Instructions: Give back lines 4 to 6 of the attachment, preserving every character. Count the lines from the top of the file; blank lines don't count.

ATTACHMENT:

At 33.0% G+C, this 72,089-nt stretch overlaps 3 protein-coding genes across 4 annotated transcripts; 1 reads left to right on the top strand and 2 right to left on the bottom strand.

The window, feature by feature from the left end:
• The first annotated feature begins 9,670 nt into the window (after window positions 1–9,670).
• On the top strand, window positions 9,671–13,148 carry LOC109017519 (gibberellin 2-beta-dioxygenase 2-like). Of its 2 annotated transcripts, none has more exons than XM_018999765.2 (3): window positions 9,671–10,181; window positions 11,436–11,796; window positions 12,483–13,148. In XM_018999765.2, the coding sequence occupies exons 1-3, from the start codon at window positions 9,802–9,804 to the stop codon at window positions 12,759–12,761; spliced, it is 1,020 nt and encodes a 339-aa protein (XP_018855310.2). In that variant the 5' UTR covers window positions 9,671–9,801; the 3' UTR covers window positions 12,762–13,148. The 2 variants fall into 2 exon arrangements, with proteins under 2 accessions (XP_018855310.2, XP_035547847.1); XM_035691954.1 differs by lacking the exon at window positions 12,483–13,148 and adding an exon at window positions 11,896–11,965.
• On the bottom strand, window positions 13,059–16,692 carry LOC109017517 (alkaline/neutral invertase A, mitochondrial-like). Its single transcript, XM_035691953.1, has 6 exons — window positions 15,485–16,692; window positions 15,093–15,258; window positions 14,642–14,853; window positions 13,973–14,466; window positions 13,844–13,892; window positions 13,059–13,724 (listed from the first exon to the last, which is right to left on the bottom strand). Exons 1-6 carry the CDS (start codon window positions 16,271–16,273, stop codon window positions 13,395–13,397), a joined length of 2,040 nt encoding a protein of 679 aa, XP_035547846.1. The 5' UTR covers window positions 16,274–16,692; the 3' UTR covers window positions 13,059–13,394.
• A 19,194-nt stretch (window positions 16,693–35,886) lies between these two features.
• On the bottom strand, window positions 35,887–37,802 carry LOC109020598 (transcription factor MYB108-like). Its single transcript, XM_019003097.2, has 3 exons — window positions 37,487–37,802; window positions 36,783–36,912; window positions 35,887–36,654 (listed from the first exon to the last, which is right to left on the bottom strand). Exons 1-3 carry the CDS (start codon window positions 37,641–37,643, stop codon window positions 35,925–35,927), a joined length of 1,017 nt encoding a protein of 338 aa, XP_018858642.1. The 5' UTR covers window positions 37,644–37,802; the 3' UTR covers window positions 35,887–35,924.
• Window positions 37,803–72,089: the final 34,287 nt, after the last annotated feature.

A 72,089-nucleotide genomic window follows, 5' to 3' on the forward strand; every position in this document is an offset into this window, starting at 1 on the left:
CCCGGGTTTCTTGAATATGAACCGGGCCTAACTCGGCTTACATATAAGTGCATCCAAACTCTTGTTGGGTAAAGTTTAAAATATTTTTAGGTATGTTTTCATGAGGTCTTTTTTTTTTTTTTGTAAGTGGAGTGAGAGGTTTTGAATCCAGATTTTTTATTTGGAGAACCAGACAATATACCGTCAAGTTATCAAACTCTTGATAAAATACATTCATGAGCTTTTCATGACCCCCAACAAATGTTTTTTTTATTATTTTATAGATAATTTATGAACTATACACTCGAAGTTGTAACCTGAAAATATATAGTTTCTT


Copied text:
• On the top strand, window positions 9,671–13,148 carry LOC109017519 (gibberellin 2-beta-dioxygenase 2-like). Of its 2 annotated transcripts, none has more exons than XM_018999765.2 (3): window positions 9,671–10,181; window positions 11,436–11,796; window positions 12,483–13,148. In XM_018999765.2, the coding sequence occupies exons 1-3, from the start codon at window positions 9,802–9,804 to the stop codon at window positions 12,759–12,761; spliced, it is 1,020 nt and encodes a 339-aa protein (XP_018855310.2). In that variant the 5' UTR covers window positions 9,671–9,801; the 3' UTR covers window positions 12,762–13,148. The 2 variants fall into 2 exon arrangements, with proteins under 2 accessions (XP_018855310.2, XP_035547847.1); XM_035691954.1 differs by lacking the exon at window positions 12,483–13,148 and adding an exon at window positions 11,896–11,965.
• On the bottom strand, window positions 13,059–16,692 carry LOC109017517 (alkaline/neutral invertase A, mitochondrial-like). Its single transcript, XM_035691953.1, has 6 exons — window positions 15,485–16,692; window positions 15,093–15,258; window positions 14,642–14,853; window positions 13,973–14,466; window positions 13,844–13,892; window positions 13,059–13,724 (listed from the first exon to the last, which is right to left on the bottom strand). Exons 1-6 carry the CDS (start codon window positions 16,271–16,273, stop codon window positions 13,395–13,397), a joined length of 2,040 nt encoding a protein of 679 aa, XP_035547846.1. The 5' UTR covers window positions 16,274–16,692; the 3' UTR covers window positions 13,059–13,394.
• A 19,194-nt stretch (window positions 16,693–35,886) lies between these two features.